Counterpoint: Why AI Should Not Be Used in the Classroom – Harvard Independent

Executive Board

According to CNN, 30% of college students have used ChatGPT in the past year to supplement their learning. Evidently, artificial intelligence is increasingly becoming a prominent facet of everyday life, with its growing use in the classroom speaking volumes about how quickly we must adapt to it. While AI’s expansion into the classroom could be seen as further advancing education, it is imperative to closely evaluate the implications of accepting AI as an educational tool. While AI might seem like the world’s most efficient personal tutor on the surface, tools like ChatGPT impair learning when used incorrectly because of both the ease at which it can give students answers and its confident inaccuracies. Due to the many obstacles it places in the way of effective learning, students should not be able to use AI in the classroom. 
While recognizing AI’s potential as a positive force in the education space, Dean of Harvard’s Graduate School of Education Martin West states in an article published by the GSE, “some uses of generative AI can undermine [students’] learning. Particularly, when the tools are used to do the cognitive work of thinking for students rather than to support their learning.” A Harvard education should help students think for themselves and develop the life skills necessary to make decisions on their own in the real world, and AI can greatly hinder the growth of these skills. 
When one uses ChatGPT in the classroom, it often simply spits out answers rather than helping them come to conclusions on their own. In essay classes, I can ask the chatbot to write a paper on specific concepts of Daoism and it will write the paper for me, clearly and effectively expressing key concepts to create an arguably sophisticated essay. Students can then pass off Chat GPT’s work as their own, or at least draw heavy inspiration from its response. They can use Chat GPT to enhance or even supplant their own analytical thought, thus creating a facade for themselves or their teachers whereby they aren’t actually learning the material—the AI has learned it for them.
According to a June 2023 article from Nature, “slowly and gradually, AI limits and replaces the human role in decision-making. Human mental capabilities like intuitive analysis, critical thinking, and creative problem-solving are getting out of decision-making.” As ChatGPT expands on its capabilities (GPT 4, the AI’s subscription-based newest update, now includes the ability to analyze photos), these issues will only be magnified. If students are given a tool that will do the work for them and spit out the answer, they are simply not going to learn as well as they would if they were required to independently problem solve.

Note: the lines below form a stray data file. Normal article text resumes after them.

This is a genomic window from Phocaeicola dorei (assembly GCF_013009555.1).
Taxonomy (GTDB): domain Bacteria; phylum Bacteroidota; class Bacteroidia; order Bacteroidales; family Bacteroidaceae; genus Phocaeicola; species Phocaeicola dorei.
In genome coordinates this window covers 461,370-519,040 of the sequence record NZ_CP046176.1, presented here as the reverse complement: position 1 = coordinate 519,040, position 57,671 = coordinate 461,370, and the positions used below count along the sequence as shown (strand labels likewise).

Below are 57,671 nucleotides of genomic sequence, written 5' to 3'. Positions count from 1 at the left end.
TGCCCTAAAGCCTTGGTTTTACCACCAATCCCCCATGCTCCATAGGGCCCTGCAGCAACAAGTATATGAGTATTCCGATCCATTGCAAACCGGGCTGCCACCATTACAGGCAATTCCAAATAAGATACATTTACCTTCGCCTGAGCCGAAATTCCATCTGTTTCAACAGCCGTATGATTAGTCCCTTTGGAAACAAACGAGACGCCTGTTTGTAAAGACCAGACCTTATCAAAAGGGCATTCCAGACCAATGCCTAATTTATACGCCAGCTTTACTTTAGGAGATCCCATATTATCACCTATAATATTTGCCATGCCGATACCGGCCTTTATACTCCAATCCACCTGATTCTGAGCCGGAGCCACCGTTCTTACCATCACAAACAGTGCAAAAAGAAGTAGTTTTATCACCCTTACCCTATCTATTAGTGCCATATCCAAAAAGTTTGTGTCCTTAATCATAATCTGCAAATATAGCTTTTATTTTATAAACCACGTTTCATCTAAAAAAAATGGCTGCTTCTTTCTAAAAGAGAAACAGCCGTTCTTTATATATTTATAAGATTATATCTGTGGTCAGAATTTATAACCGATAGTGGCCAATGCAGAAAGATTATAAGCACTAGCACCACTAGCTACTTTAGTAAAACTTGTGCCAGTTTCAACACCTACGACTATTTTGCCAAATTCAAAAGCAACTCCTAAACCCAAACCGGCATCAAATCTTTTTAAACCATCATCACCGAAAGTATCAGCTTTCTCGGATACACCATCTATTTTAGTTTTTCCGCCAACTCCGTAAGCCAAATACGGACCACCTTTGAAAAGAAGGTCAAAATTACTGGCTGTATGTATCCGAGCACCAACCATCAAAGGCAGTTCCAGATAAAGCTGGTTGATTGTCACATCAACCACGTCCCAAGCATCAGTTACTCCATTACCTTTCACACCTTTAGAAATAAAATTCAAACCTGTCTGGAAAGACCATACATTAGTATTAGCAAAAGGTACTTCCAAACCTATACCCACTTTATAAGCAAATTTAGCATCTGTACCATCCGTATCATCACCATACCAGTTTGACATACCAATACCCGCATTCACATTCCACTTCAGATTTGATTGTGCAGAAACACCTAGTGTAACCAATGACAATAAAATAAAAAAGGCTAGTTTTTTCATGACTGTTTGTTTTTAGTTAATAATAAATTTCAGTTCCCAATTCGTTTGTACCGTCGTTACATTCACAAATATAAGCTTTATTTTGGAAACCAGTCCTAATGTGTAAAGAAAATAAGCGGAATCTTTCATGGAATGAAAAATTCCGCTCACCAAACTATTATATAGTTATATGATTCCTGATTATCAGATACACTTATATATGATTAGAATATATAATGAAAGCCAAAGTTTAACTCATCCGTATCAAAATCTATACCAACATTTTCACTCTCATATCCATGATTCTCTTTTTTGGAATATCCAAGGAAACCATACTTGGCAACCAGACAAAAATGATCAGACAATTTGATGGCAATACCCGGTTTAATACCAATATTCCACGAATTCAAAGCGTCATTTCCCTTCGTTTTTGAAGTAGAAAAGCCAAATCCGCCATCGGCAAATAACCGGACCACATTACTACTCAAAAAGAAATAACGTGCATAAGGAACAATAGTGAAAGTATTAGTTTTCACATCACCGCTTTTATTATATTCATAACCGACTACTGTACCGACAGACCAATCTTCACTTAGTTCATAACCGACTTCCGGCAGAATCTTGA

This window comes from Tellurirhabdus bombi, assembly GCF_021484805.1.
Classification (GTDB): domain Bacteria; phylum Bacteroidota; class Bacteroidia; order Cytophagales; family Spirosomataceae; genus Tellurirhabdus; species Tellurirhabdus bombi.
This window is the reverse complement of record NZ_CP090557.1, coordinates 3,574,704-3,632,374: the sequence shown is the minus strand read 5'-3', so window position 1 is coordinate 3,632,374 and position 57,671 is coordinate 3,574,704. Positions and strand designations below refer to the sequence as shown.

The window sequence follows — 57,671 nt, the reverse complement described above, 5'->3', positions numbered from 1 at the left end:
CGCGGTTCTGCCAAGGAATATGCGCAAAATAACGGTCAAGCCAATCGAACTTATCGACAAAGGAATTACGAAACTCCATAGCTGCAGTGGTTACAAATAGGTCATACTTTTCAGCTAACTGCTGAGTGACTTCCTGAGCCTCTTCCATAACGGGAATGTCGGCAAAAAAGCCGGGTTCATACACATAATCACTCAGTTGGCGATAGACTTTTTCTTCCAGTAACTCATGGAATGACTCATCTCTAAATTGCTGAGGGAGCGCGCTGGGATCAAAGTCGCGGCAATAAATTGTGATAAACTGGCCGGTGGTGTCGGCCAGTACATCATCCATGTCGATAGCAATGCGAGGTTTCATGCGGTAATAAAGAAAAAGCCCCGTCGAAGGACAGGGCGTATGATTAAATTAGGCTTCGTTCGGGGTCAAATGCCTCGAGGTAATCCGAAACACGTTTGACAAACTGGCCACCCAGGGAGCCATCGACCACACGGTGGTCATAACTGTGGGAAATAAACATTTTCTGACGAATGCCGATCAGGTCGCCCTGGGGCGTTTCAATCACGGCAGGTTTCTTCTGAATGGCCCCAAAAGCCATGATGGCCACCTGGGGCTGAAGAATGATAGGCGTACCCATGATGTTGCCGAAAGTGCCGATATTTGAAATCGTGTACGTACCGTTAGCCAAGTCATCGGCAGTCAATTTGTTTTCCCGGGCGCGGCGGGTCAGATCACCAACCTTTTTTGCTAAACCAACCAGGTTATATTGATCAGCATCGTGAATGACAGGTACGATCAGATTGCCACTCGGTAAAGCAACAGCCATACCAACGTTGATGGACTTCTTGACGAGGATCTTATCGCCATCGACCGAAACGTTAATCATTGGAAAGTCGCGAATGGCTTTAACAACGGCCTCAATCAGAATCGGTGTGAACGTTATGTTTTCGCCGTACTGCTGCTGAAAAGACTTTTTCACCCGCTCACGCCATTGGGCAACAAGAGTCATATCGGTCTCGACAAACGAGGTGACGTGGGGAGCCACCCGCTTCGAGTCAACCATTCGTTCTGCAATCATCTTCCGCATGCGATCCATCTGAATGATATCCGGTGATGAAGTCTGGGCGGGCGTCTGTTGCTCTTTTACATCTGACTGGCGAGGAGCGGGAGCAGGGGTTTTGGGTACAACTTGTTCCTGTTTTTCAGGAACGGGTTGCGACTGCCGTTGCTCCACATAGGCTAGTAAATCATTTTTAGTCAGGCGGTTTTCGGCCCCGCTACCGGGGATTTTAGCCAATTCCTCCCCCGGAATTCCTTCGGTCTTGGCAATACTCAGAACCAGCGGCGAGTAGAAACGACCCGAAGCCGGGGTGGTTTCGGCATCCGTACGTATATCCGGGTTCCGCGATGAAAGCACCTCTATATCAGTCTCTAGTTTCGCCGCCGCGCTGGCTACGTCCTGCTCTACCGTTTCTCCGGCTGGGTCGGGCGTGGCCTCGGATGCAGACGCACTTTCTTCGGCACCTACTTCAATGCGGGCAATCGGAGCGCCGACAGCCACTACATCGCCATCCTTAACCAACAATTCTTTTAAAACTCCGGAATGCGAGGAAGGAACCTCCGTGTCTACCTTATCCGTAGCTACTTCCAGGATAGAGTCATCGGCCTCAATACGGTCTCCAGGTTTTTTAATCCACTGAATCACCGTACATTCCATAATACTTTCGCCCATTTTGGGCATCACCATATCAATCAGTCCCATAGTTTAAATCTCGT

Harvard, like every other academic institution on the planet, has been forced to wrestle with these issues over the past year, and the same pitfalls recognized by Dean West have cropped up in Harvard classrooms. One such example is CS50, which has recently incorporated the CS50 duck into their curriculum.
Yet even if we assume that AI can help students learn material rather than outright giving them answers, readily-available online AI tools are far from advanced enough to be accurate, posing significant drawbacks for in-school use, particularly in STEM fields, where the software has been known to struggle with basic math problems. For example, when I asked ChatGPT make a paragraph about AI inaccuracy, ChatGPT 3.5 spit out fake but believable statistics such as “AI systems currently make errors in up to 20% of their responses when handling complex or nuanced questions,” and “68% of students who relied solely on AI-generated content for their assignments encountered errors,” with believable fabricated sources to match. I then confirmed the inaccuracy of these statistics by comparing them to reputable statistics supported by real world data.
 It’s alarming to see how ChatGPT can produce believable but incorrect and misleading information. One might think that software updates would fix this issue, but even modern versions of AI, such as ChatGPT 4 have actually been shown to spread false information and narratives at a higher rate than its predecessors. 
How can we trust a tool that can so easily mislead its users with the education of future generations? Until ChatGPT rids itself of this problem, students and teachers cannot expect it to output accurate information, putting clear roadblocks in the way of its ability to educate students effectively. Both in regard to the AI’s general accuracy and the ease at which it provides access to information, Harvard should be wary of introducing AI into the classroom.
Jai Glazer ’27 ( writes Forum for the Independent

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